The bathroom ranks amongst the worst rooms in the home for domestic injuries, with people over 70 years of age most at risk of an injury. Most of these injuries occur when exiting the bath or shower, primarily because of the trip hazard high shower steps and bath sides present, combined with the presence of water which can cause nasty slips and falls.
Given that the bathroom contains hard objects such as sinks, WC’s and taps an injury can be quite severe and may require hospitalisation. It therefore makes good sense to take a critical look at a bathroom used by a person with reduced mobility to identify ways of making it less hazardous. In the first instance, some simple changes can improve safety.
Anti-slip bath mats
These mats lie inside the bath tub or shower and fix securely to the bath or shower surface by way of suckers. The top of the mat should have good anti-slip properties, ideally one that complies with the British Standard 8445. This will ensure the product offers a greater level of protection against possible slips. One manufacturer that does comply with BS 8445 is Aqualona and you can find their bath mats on Amazon.co.uk – take a look at their range here http://www.aqualona.com/bath-shower-mats/
Though many people like a warm, dry, fluffy mat to step onto after their bath or shower, it can slip against tiled or vinyl floors. This trip hazard should be removed and replaced with one that has sufficient anti-slip properties that will assure yourself it will remain secure.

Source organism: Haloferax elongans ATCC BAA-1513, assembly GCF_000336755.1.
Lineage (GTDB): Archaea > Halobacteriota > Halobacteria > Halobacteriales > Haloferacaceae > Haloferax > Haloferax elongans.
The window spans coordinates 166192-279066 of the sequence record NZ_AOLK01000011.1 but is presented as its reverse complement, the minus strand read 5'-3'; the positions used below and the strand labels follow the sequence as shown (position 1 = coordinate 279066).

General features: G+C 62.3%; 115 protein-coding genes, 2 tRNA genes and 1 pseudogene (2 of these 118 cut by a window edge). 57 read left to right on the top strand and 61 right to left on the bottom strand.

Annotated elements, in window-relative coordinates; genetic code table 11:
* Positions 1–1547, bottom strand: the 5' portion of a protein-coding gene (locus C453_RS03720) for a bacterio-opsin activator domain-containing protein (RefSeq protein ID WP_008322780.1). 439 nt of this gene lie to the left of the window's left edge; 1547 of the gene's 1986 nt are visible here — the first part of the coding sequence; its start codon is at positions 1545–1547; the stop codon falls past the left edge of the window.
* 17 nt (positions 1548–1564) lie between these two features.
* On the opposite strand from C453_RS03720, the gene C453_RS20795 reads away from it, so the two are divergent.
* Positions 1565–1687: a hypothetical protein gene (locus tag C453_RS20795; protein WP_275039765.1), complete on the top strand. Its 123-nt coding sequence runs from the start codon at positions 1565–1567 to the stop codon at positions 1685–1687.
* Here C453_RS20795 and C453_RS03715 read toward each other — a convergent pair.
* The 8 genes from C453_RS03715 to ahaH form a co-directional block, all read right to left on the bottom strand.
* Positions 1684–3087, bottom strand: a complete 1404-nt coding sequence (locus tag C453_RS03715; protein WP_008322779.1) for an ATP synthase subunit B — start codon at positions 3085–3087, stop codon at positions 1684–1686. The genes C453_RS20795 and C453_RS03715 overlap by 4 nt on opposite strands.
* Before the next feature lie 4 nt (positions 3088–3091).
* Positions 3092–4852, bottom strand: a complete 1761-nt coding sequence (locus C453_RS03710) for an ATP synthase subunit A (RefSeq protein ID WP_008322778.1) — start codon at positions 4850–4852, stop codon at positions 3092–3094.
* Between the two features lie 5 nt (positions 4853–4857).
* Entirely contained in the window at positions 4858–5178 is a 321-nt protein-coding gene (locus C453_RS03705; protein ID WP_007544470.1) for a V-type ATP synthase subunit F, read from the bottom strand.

Dispensers and organisers
Dispensers and bathroom organisers are a great way of dealing with bathroom clutter, the usual conglomeration of shampoo and shower gel bottles, soaps, sponges, brushes and so on. All of these items can be hazardous as they may be knocked to the floor causing someone to lose their footing or prevent someone grabbing hold of a surface if they stumble. Bars of soap can be especially tricky in these situations as they are slippery by nature, so switching to liquid soap in a dispenser with a pump on it will remove this risk. Organising caddies can be mounted on the wall, keeping shampoos, sponges and other items within easy reach but away from surfaces.
Walk in bath or accessible shower
If the above is not enough to make the bathroom feel safer, it is time to get serious about making practical changes to the bathroom with something like a walk-in bath or easy access shower.
A walk-in bath can be easier to enter and access than a standard bath as the door reduces the threshold to step over significantly. Optional lifting seats make getting up and down in the bath easier. Or to keep things simple, you can opt for a short length tub with a moulded seat, which is like sitting in a chair whilst in the bath, making it easier to get up and down.
An easy access shower can reduce the step height to around 40-60mm. Alternatively, a level access shower or wet room will have no step height at all and can even be used with a waterproof wheelchair. Adding a shower seat will improve things no end for more ambulant people.
If you’d like to discuss a quote for a walk-in bath, easy access shower or wet room, get in touch with Bathtime Mobility on 03300 882 237.